The National Pest Management Association(NPMA) encourages homeowners to examine holiday décor for signs of pests before decking the halls.

Following these pest prevention tips will go a long way in protecting against unwanted intruders this winter. If you suspect an infestation, a qualified pest professional can evaluate the problem and recommend an action plan.

Keep the “Stress Grinch” from ruining your Holiday Spirit!

The holidays should be a joyful time, giving a chance to reconnect with friends and family. But they can also be extremely stressful, especially if unwanted guests like, Ants, Spiders, Pantry Pests or Rats decide to make a holiday appearance at your home.  If one of these pests is adding to your holiday stress, here are some tips on how to un-invite them and send them packing.

Always rBlog for holiday stressemember, the safest and most effective extermination methods are those performed by a pest control professional.

 

 

Ants:

  • Practice good sanitation measures especially in the kitchen. Ants are attracted to the food we leave behind.
  • Cover food and liquid substances tightly and keep surfaces clean.
  • Sweep floors and vacuum your carpets. The tiniest crumbs can attract ants.
  • Always cover and seal the food that’s not in the fridge.
  • Do not leave dirty dishes in the sink.
  • Keep trash cans and bins clean and take the trash out often.
  • Keep your countertops dry. Don’t allow liquids to accumulate on counters and other surfaces. Ants look for water wherever they can find it.
  • Fix dripping faucets.

Spiders:

  • Vacuum up spiders, egg cases, and webs. Use the crevice tool to get into all cracks and crevices. Your vacuum is your most effective spider-control tool!
  • Remove clutter and control humidity in attics, basements, and other dark areas. Seal stored boxes with tape or use plastic storage boxes with tight-sealing lids.
  • Spiders generally enter homes through cracks and crevices around the foundation, or doors and windows. Install door sweeps. Seal or caulk entry points and make sure windows and doors fit tightly.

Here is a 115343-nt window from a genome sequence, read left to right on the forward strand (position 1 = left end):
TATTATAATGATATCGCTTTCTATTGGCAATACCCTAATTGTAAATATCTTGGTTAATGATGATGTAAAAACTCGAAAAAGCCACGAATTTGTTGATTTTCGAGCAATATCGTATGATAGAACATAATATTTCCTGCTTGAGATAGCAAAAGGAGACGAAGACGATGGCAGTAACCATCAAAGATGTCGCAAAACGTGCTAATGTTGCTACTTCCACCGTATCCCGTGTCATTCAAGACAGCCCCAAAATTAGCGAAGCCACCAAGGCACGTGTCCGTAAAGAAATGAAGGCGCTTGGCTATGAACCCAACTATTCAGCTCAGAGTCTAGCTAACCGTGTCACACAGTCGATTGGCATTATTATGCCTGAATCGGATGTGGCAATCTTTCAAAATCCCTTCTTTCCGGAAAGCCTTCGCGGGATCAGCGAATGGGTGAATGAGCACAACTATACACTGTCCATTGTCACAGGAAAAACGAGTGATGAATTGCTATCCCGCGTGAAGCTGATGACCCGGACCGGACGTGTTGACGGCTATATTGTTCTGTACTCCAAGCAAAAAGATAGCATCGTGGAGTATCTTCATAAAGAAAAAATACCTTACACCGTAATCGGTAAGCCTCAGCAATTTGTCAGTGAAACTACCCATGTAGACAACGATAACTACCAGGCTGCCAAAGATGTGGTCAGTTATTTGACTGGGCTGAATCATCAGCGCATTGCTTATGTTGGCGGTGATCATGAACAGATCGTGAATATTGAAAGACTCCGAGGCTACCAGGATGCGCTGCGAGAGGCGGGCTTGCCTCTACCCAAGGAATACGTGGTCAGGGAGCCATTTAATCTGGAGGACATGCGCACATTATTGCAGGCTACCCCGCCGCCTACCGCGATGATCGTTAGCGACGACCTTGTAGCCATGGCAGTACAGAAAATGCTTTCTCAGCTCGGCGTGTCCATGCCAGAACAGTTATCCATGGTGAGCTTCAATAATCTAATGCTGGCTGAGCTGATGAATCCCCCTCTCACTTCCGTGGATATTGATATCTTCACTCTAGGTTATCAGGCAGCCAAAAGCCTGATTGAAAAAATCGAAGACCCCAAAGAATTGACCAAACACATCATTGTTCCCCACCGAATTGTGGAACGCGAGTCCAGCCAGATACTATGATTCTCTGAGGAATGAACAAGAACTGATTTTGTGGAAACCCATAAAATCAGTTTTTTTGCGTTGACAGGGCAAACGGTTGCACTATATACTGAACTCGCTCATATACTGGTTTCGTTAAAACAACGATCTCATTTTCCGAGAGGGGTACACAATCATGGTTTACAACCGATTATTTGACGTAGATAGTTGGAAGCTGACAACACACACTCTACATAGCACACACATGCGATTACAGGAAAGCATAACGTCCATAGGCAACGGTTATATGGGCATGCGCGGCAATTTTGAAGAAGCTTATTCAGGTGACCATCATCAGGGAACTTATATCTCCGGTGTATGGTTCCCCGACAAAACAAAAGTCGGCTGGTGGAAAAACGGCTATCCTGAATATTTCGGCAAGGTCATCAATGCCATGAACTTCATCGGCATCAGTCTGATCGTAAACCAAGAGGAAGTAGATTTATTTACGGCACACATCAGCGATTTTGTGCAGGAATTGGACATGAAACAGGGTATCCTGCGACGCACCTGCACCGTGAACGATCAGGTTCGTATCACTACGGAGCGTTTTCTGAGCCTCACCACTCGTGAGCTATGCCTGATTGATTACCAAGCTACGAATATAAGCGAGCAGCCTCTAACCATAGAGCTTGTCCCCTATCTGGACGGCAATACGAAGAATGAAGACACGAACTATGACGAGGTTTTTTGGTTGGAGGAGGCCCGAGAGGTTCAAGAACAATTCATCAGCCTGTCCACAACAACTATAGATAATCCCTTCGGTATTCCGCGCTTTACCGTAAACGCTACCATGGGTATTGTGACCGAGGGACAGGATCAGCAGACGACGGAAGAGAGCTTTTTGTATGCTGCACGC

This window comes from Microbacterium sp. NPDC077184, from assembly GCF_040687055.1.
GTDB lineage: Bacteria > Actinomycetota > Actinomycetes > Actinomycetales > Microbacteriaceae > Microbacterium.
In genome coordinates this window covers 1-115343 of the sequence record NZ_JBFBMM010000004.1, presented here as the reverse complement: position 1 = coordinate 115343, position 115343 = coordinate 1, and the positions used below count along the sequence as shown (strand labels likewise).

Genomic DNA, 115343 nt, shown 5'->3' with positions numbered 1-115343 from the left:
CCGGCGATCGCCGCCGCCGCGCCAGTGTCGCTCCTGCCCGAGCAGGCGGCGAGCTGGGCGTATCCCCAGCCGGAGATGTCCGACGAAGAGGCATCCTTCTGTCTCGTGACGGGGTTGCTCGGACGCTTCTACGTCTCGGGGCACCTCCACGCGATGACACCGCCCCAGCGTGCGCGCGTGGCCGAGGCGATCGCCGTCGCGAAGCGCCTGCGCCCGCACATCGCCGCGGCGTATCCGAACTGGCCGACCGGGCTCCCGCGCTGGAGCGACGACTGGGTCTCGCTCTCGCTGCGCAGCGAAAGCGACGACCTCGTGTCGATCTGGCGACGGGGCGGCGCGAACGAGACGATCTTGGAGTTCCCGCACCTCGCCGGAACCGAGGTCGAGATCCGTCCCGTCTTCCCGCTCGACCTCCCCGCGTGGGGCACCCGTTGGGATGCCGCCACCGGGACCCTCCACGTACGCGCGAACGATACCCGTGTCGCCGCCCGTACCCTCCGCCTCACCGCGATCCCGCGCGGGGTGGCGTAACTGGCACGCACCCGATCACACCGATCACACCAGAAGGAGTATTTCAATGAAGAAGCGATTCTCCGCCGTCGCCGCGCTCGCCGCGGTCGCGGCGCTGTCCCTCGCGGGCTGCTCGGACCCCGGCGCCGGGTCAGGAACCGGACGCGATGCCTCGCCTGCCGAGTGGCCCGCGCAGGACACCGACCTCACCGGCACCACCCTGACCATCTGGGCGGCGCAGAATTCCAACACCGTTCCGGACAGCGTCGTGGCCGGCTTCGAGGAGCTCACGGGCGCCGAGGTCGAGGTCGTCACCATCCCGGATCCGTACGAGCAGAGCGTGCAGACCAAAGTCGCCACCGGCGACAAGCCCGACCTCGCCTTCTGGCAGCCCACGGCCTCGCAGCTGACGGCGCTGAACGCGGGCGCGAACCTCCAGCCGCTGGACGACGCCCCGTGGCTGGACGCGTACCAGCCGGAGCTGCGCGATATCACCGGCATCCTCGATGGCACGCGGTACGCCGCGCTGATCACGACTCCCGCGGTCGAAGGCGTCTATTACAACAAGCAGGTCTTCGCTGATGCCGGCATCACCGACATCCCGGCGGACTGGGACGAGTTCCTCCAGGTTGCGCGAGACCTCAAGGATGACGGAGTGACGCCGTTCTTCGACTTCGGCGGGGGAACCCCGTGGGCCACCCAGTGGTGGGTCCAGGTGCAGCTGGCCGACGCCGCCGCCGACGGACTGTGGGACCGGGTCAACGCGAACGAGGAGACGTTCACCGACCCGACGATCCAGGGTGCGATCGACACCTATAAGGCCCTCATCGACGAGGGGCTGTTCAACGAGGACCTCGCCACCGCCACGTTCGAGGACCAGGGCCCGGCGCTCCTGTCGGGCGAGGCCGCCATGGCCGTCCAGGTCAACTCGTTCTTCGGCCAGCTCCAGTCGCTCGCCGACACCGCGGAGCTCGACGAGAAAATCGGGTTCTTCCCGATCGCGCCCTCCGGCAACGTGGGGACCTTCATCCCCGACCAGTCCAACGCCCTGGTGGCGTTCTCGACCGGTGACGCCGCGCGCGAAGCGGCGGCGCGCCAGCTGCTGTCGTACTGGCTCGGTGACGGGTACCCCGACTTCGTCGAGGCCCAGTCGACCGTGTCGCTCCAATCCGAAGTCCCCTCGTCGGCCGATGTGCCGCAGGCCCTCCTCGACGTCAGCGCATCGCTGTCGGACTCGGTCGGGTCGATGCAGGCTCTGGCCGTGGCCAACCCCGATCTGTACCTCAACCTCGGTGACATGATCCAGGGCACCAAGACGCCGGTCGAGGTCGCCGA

• The use of pesticides indoors may help control other insects that spiders feed on, but they don’t provide long-term spider control.

Pantry Pests:

  • Don’t put exposed food on shelves. Place it in containers with tight-fitting lids; plastic bags aren’t adequate.
  • Regularly clean shelves, bins, and all other locations where there is any possibility of flour or other food particles accumulating. Certain pests need only small amounts of food to live and breed. Soap and water are great for cleaning flat areas, and vacuuming with a crevice attachment will help clean cracks, edges, and corners.
  • Don’t mix old and new lots of foodstuffs. If the old material is infested, the pest will quickly invade the new.
  • Clean old containers before filling them with fresh food. They may be contaminated and cause a new infestation.
  • Don’t purchase broken or damaged packages of food materials. They are more likely to become infested.
  • Construct storage containers so that they are tight and can be easily cleaned.
  • Store bulk materials, such as pet foods, in containers with tight-fitting lids.
  • Keep storage containers dry. This is important because moisture favors the development of pantry pests, while dryness discourages them.
  • Some pantry insects breed in the nests of rodents and insects and may migrate from these into homes. Eliminate any nests found in or near the home.

Rats:  To stop rats from invading the inside, they must first be controlled outside.

  • Feed pets only the amount of food they will eat at a single feeding or bring food inside at night.
  • Keep garbage, trash, and garden debris in receptacles with tight-fitting lids.
  • Thin dense vegetation and create at least a 2-foot space between each shrub as well as between shrubs and buildings.
  • Thin or remove climbing hedges from buildings.
  • Remove tree limbs that are within 3 feet of a roof.
  • Seal all cracks and openings in the house’s foundation that are larger than 1/4 inch.
  • Make sure doors, windows, and screens fit tightly.

Rat Proofing your home

  • Repair or replace damaged ventilation screen around the foundation and under the eaves.
  • Provide a tight-fitting cover for the crawl space.
  • Seal all openings around pipes, cables, and wires that enter through walls or the foundation.
  • Be sure all windows that can be opened are screened and that the screens are in good condition.
  • Cover all chimneys with a spark arrester.
  • Make sure internal screens on roof and attic air vents are in good repair.
  • Cover rooftop plumbing vent pipes in excess of 2 inches in diameter with screens over their tops.
  • Make sure all exterior doors are tight fitting and weatherproofed at the bottom.